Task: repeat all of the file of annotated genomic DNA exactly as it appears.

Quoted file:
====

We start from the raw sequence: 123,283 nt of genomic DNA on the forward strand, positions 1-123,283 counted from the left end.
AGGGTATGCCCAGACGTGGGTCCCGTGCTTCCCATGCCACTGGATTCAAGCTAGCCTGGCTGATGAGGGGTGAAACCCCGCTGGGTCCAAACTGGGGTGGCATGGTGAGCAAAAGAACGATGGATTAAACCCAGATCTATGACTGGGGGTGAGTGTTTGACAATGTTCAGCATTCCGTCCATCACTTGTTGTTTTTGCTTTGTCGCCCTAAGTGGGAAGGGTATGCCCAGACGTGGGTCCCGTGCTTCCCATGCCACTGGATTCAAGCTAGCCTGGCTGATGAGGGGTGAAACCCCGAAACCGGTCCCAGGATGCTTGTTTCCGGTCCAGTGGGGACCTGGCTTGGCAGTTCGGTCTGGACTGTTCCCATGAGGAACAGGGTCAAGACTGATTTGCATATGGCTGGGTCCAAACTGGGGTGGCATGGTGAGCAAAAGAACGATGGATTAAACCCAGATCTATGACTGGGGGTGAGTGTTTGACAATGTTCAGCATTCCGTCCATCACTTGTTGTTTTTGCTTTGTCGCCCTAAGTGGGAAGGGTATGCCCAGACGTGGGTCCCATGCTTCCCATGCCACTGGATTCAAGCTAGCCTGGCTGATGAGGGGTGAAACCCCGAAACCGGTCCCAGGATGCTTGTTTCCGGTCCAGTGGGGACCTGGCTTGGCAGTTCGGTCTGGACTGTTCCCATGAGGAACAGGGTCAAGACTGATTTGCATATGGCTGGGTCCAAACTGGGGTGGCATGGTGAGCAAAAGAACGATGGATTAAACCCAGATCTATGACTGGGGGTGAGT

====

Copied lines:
We start from the raw sequence: 123,283 nt of genomic DNA on the forward strand, positions 1-123,283 counted from the left end.
AGGGTATGCCCAGACGTGGGTCCCGTGCTTCCCATGCCACTGGATTCAAGCTAGCCTGGCTGATGAGGGGTGAAACCCCGCTGGGTCCAAACTGGGGTGGCATGGTGAGCAAAAGAACGATGGATTAAACCCAGATCTATGACTGGGGGTGAGTGTTTGACAATGTTCAGCATTCCGTCCATCACTTGTTGTTTTTGCTTTGTCGCCCTAAGTGGGAAGGGTATGCCCAGACGTGGGTCCCGTGCTTCCCATGCCACTGGATTCAAGCTAGCCTGGCTGATGAGGGGTGAAACCCCGAAACCGGTCCCAGGATGCTTGTTTCCGGTCCAGTGGGGACCTGGCTTGGCAGTTCGGTCTGGACTGTTCCCATGAGGAACAGGGTCAAGACTGATTTGCATATGGCTGGGTCCAAACTGGGGTGGCATGGTGAGCAAAAGAACGATGGATTAAACCCAGATCTATGACTGGGGGTGAGTGTTTGACAATGTTCAGCATTCCGTCCATCACTTGTTGTTTTTGCTTTGTCGCCCTAAGTGGGAAGGGTATGCCCAGACGTGGGTCCCATGCTTCCCATGCCACTGGATTCAAGCTAGCCTGGCTGATGAGGGGTGAAACCCCGAAACCGGTCCCAGGATGCTTGTTTCCGGTCCAGTGGGGACCTGGCTTGGCAGTTCGGTCTGGACTGTTCCCATGAGGAACAGGGTCAAGACTGATTTGCATATGGCTGGGTCCAAACTGGGGTGGCATGGTGAGCAAAAGAACGATGGATTAAACCCAGATCTATGACTGGGGGTGAGT